Interactive workshops might be the thing you are looking for too and so you might want to think about what Journalism For Schools offer run by an award-winning journalist with 25 years of experience.
Why become a young journalist?
There are lots of reasons why junior journalism is worth considering. It can help and encourage children to:
- write for different audiences
- identify the 5Ws and 1H of news stories – who, what, where, when, why and how.
- look at structure, language use and narrative structure
- empathise and value different perspectives
- create their own work and explain choices
- work to deadlines
- understand rules for conduct and behaviour
- conduct interviews, investigate issues and ask searching questions
- research, find sources and attribute the work they use
- craft and create reasoned and balanced reports
- appreciate the world beyond the classroom and how they connect to it
- improve their understanding of different local, national and global communities
- share, revise and edit their work in a community of writers
- build a wider vocabulary and knowledge of linguistic conventions for reading, writing and spoken language
- evaluate images, blogs, adverts, editorials, articles and essays for credibility, bias and factuality
- publish their own content which provides an authentic purpose for writing
- interact and work together
- appreciate their role as agents for change
- improve confidence
- market and publicise their work
Signing up for a YJA programme or creating your own version teaches children a myriad of skills especially how to be intelligent consumers of news, be truth detectives and skilful creators of news pieces.
The different jobs of a newspaper can also engage children who might be reluctant to write and so creating a newsroom is all-inclusive. The different types of journalism you could explore together include:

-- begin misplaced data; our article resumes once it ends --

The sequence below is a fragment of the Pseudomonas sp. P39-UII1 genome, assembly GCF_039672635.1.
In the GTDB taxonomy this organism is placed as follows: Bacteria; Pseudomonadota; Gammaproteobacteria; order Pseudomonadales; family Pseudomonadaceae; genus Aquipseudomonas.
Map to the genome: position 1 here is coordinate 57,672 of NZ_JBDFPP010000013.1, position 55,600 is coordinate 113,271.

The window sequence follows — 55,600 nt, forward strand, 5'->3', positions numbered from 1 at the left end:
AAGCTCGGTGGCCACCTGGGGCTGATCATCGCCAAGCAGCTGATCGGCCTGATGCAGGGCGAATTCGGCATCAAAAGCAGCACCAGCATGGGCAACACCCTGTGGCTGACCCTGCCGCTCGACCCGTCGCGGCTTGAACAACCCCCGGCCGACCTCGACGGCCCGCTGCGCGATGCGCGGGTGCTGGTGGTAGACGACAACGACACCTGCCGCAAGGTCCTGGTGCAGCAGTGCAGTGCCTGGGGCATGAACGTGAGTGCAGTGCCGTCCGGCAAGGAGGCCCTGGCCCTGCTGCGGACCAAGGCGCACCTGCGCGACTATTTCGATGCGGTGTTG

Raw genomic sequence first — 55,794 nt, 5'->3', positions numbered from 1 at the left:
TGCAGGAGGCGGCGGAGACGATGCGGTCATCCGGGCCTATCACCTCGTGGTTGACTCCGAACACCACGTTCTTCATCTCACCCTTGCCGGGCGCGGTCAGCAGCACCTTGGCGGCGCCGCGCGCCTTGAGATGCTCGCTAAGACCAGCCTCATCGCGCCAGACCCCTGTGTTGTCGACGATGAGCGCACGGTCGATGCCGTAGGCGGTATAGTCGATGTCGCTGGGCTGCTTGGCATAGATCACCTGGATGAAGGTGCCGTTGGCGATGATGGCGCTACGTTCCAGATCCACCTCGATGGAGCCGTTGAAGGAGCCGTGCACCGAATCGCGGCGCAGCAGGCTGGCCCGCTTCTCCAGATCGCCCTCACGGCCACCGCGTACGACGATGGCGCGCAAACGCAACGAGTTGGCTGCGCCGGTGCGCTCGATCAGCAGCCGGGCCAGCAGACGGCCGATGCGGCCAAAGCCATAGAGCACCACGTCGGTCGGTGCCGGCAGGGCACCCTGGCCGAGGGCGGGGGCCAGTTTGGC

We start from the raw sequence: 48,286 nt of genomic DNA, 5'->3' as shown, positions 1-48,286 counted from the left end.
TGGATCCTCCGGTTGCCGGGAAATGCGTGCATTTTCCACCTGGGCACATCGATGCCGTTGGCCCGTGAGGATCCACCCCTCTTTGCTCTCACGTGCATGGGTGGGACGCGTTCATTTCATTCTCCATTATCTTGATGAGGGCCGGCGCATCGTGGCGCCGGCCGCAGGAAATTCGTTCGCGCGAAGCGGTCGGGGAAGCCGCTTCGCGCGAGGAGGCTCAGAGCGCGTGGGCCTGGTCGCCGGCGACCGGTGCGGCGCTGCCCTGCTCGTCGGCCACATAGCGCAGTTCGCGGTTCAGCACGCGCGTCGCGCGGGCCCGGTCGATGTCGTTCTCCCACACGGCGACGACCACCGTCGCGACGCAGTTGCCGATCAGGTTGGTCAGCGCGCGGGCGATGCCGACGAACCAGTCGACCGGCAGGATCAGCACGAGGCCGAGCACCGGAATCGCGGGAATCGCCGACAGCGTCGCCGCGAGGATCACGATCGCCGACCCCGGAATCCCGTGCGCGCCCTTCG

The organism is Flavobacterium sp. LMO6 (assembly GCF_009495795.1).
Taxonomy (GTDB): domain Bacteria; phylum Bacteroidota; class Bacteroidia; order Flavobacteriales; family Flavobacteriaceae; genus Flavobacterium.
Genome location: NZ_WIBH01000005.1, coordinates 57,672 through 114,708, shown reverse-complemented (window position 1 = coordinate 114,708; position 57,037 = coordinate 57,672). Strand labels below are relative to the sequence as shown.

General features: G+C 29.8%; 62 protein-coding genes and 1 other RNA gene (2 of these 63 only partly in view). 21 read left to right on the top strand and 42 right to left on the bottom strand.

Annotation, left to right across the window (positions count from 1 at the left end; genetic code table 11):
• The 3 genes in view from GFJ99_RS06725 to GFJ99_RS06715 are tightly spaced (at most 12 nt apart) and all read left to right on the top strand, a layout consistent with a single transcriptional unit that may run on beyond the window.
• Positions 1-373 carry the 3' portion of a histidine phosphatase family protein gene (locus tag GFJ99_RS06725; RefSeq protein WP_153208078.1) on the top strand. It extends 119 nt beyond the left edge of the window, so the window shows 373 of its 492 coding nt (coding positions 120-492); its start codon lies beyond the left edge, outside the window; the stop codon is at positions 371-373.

- Advocacy journalism – writing to advocate particular viewpoints or influence the opinions of the audience.
- Broadcast journalism – written or spoken journalism for radio or television.
- Citizen journalism – participatory journalism e.g. people sharing their opinions, personal stories, photos and videos of news as it happens.
- Data journalism – using numbers to tell stories.
- Drone journalism – using drones to capture photos and video footage.
- Interactive journalism – online digital journalism.
- Investigative journalism – in-depth reporting that uncovers social problems.
- Photojournalism – telling stories and sharing news through images.
- Tabloid journalism – writing that is light-hearted and entertaining.
- Yellow journalism – fake news, exaggerations, scandal-mongering and sensationalism.
Learning journalistic skills is a fun, interesting and challenging way to build greater English self-efficacy and helping children become newshounds is incredibly rewarding for teachers too because it gives children a voice and puts them centre stage.
Find out more about the research connected to the Young Journalist Academy by visiting the Education Endowment Foundation.
BBC Radio 4’s Today Programme Student Journalist of the Year